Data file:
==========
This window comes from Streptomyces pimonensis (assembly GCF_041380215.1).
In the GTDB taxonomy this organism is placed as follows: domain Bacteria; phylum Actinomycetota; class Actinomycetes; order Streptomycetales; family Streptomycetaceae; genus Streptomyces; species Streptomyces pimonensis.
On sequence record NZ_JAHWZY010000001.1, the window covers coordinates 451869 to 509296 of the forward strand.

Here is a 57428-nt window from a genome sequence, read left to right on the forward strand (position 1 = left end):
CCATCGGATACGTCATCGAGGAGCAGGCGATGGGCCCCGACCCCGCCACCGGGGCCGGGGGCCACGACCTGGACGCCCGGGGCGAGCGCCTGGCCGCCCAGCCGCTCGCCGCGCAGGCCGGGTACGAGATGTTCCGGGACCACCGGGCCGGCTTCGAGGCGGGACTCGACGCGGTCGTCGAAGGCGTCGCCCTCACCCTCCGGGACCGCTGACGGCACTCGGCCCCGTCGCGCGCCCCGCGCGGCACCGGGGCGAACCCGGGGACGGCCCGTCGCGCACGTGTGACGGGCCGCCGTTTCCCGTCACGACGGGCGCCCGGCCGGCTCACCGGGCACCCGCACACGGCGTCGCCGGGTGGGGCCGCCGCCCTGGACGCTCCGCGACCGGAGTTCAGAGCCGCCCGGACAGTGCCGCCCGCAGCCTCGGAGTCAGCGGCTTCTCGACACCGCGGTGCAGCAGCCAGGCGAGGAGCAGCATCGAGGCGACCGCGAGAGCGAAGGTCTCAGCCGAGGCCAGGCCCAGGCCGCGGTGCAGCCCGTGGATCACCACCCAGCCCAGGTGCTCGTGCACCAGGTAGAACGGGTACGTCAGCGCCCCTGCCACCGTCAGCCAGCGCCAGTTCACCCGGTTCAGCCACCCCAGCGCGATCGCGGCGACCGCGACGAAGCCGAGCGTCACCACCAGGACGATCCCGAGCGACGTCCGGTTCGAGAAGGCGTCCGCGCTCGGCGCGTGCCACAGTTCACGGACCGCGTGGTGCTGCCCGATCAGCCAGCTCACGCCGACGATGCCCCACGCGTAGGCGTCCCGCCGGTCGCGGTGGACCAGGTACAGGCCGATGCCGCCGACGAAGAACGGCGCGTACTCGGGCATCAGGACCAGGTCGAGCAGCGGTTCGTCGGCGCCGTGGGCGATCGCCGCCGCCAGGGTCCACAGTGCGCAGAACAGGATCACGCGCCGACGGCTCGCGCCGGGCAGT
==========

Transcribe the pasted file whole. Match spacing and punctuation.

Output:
This window comes from Streptomyces pimonensis (assembly GCF_041380215.1).
In the GTDB taxonomy this organism is placed as follows: domain Bacteria; phylum Actinomycetota; class Actinomycetes; order Streptomycetales; family Streptomycetaceae; genus Streptomyces; species Streptomyces pimonensis.
On sequence record NZ_JAHWZY010000001.1, the window covers coordinates 451869 to 509296 of the forward strand.

Here is a 57428-nt window from a genome sequence, read left to right on the forward strand (position 1 = left end):
CCATCGGATACGTCATCGAGGAGCAGGCGATGGGCCCCGACCCCGCCACCGGGGCCGGGGGCCACGACCTGGACGCCCGGGGCGAGCGCCTGGCCGCCCAGCCGCTCGCCGCGCAGGCCGGGTACGAGATGTTCCGGGACCACCGGGCCGGCTTCGAGGCGGGACTCGACGCGGTCGTCGAAGGCGTCGCCCTCACCCTCCGGGACCGCTGACGGCACTCGGCCCCGTCGCGCGCCCCGCGCGGCACCGGGGCGAACCCGGGGACGGCCCGTCGCGCACGTGTGACGGGCCGCCGTTTCCCGTCACGACGGGCGCCCGGCCGGCTCACCGGGCACCCGCACACGGCGTCGCCGGGTGGGGCCGCCGCCCTGGACGCTCCGCGACCGGAGTTCAGAGCCGCCCGGACAGTGCCGCCCGCAGCCTCGGAGTCAGCGGCTTCTCGACACCGCGGTGCAGCAGCCAGGCGAGGAGCAGCATCGAGGCGACCGCGAGAGCGAAGGTCTCAGCCGAGGCCAGGCCCAGGCCGCGGTGCAGCCCGTGGATCACCACCCAGCCCAGGTGCTCGTGCACCAGGTAGAACGGGTACGTCAGCGCCCCTGCCACCGTCAGCCAGCGCCAGTTCACCCGGTTCAGCCACCCCAGCGCGATCGCGGCGACCGCGACGAAGCCGAGCGTCACCACCAGGACGATCCCGAGCGACGTCCGGTTCGAGAAGGCGTCCGCGCTCGGCGCGTGCCACAGTTCACGGACCGCGTGGTGCTGCCCGATCAGCCAGCTCACGCCGACGATGCCCCACGCGTAGGCGTCCCGCCGGTCGCGGTGGACCAGGTACAGGCCGATGCCGCCGACGAAGAACGGCGCGTACTCGGGCATCAGGACCAGGTCGAGCAGCGGTTCGTCGGCGCCGTGGGCGATCGCCGCCGCCAGGGTCCACAGTGCGCAGAACAGGATCACGCGCCGACGGCTCGCGCCGGGCAGT